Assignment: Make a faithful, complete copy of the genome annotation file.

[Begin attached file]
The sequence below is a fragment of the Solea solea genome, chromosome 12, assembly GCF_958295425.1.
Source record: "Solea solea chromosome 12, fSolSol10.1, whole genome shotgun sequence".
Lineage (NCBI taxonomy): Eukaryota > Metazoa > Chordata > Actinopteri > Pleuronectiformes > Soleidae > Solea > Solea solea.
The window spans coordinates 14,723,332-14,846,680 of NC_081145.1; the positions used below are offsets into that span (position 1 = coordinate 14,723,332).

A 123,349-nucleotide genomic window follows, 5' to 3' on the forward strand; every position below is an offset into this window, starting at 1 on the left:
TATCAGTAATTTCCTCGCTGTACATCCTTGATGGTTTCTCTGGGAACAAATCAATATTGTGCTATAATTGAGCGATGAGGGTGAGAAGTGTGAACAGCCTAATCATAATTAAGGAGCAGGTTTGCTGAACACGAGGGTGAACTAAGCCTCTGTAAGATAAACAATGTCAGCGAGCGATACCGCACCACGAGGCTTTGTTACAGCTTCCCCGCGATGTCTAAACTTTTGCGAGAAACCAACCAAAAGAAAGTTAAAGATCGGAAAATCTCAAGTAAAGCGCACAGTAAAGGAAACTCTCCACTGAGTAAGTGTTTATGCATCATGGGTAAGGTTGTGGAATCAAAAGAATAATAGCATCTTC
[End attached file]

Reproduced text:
The sequence below is a fragment of the Solea solea genome, chromosome 12, assembly GCF_958295425.1.
Source record: "Solea solea chromosome 12, fSolSol10.1, whole genome shotgun sequence".
Lineage (NCBI taxonomy): Eukaryota > Metazoa > Chordata > Actinopteri > Pleuronectiformes > Soleidae > Solea > Solea solea.
The window spans coordinates 14,723,332-14,846,680 of NC_081145.1; the positions used below are offsets into that span (position 1 = coordinate 14,723,332).

A 123,349-nucleotide genomic window follows, 5' to 3' on the forward strand; every position below is an offset into this window, starting at 1 on the left:
TATCAGTAATTTCCTCGCTGTACATCCTTGATGGTTTCTCTGGGAACAAATCAATATTGTGCTATAATTGAGCGATGAGGGTGAGAAGTGTGAACAGCCTAATCATAATTAAGGAGCAGGTTTGCTGAACACGAGGGTGAACTAAGCCTCTGTAAGATAAACAATGTCAGCGAGCGATACCGCACCACGAGGCTTTGTTACAGCTTCCCCGCGATGTCTAAACTTTTGCGAGAAACCAACCAAAAGAAAGTTAAAGATCGGAAAATCTCAAGTAAAGCGCACAGTAAAGGAAACTCTCCACTGAGTAAGTGTTTATGCATCATGGGTAAGGTTGTGGAATCAAAAGAATAATAGCATCTTC